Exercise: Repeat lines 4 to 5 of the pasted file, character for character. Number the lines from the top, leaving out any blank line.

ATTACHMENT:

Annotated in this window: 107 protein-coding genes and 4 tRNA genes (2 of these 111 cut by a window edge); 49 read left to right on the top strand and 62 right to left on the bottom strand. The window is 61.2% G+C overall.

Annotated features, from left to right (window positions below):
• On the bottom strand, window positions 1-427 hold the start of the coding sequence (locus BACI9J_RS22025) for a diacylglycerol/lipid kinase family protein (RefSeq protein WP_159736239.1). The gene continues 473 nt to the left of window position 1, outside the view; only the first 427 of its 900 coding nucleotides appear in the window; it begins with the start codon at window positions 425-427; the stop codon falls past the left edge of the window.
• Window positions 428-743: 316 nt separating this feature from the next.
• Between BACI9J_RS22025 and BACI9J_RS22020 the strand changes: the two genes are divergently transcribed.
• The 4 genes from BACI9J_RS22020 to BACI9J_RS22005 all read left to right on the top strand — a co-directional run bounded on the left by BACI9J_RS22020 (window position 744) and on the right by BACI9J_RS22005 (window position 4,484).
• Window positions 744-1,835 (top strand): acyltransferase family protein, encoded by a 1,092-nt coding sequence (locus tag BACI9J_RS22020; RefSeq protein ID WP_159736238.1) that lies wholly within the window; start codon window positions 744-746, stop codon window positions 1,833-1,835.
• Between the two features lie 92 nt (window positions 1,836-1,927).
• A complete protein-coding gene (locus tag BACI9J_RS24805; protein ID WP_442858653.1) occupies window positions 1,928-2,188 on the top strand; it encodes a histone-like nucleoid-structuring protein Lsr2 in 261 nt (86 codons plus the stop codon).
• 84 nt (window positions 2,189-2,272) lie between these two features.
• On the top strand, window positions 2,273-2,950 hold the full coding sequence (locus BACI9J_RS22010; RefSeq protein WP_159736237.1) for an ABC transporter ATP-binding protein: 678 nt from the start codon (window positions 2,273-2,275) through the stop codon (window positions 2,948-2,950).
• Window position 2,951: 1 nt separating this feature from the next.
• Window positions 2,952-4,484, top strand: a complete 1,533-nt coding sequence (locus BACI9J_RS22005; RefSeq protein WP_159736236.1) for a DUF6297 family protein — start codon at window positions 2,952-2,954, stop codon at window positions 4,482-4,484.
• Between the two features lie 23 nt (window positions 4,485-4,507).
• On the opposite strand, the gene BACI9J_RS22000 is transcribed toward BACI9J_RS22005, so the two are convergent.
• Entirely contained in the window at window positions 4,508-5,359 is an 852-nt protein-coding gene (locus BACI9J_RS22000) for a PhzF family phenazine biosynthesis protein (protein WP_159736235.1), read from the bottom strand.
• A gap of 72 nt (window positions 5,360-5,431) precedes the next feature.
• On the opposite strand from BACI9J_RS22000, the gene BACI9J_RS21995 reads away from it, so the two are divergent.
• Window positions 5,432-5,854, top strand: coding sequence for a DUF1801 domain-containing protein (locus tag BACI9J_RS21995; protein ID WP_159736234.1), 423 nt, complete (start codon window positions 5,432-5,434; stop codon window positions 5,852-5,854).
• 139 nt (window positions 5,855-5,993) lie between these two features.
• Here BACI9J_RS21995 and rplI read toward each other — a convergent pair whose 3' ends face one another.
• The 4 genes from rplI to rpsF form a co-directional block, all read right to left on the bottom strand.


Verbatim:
• Window positions 428-743: 316 nt separating this feature from the next.
• Between BACI9J_RS22025 and BACI9J_RS22020 the strand changes: the two genes are divergently transcribed.